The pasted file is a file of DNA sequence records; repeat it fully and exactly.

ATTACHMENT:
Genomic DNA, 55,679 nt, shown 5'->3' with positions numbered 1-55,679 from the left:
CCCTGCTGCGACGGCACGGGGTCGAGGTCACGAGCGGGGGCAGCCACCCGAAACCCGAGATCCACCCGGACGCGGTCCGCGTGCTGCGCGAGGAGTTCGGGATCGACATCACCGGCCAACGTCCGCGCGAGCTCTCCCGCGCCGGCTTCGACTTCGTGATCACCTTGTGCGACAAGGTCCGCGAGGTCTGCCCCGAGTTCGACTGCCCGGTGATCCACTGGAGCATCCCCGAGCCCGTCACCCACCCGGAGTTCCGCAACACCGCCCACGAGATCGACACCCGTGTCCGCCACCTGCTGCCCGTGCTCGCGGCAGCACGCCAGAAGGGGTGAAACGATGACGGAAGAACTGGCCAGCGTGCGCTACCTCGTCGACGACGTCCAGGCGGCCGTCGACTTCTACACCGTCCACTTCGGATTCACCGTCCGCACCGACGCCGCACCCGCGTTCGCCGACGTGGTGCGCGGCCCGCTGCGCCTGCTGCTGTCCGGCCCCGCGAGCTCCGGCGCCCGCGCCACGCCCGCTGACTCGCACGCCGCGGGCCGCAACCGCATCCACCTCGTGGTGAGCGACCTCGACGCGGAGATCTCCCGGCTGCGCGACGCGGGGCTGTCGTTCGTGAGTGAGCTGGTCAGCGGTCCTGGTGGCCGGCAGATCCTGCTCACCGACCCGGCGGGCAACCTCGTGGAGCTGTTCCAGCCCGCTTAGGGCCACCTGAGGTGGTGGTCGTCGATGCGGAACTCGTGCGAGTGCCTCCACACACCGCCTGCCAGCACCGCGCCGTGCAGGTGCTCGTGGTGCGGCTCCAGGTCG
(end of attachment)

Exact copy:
Genomic DNA, 55,679 nt, shown 5'->3' with positions numbered 1-55,679 from the left:
CCCTGCTGCGACGGCACGGGGTCGAGGTCACGAGCGGGGGCAGCCACCCGAAACCCGAGATCCACCCGGACGCGGTCCGCGTGCTGCGCGAGGAGTTCGGGATCGACATCACCGGCCAACGTCCGCGCGAGCTCTCCCGCGCCGGCTTCGACTTCGTGATCACCTTGTGCGACAAGGTCCGCGAGGTCTGCCCCGAGTTCGACTGCCCGGTGATCCACTGGAGCATCCCCGAGCCCGTCACCCACCCGGAGTTCCGCAACACCGCCCACGAGATCGACACCCGTGTCCGCCACCTGCTGCCCGTGCTCGCGGCAGCACGCCAGAAGGGGTGAAACGATGACGGAAGAACTGGCCAGCGTGCGCTACCTCGTCGACGACGTCCAGGCGGCCGTCGACTTCTACACCGTCCACTTCGGATTCACCGTCCGCACCGACGCCGCACCCGCGTTCGCCGACGTGGTGCGCGGCCCGCTGCGCCTGCTGCTGTCCGGCCCCGCGAGCTCCGGCGCCCGCGCCACGCCCGCTGACTCGCACGCCGCGGGCCGCAACCGCATCCACCTCGTGGTGAGCGACCTCGACGCGGAGATCTCCCGGCTGCGCGACGCGGGGCTGTCGTTCGTGAGTGAGCTGGTCAGCGGTCCTGGTGGCCGGCAGATCCTGCTCACCGACCCGGCGGGCAACCTCGTGGAGCTGTTCCAGCCCGCTTAGGGCCACCTGAGGTGGTGGTCGTCGATGCGGAACTCGTGCGAGTGCCTCCACACACCGCCTGCCAGCACCGCGCCGTGCAGGTGCTCGTGGTGCGGCTCCAGGTCG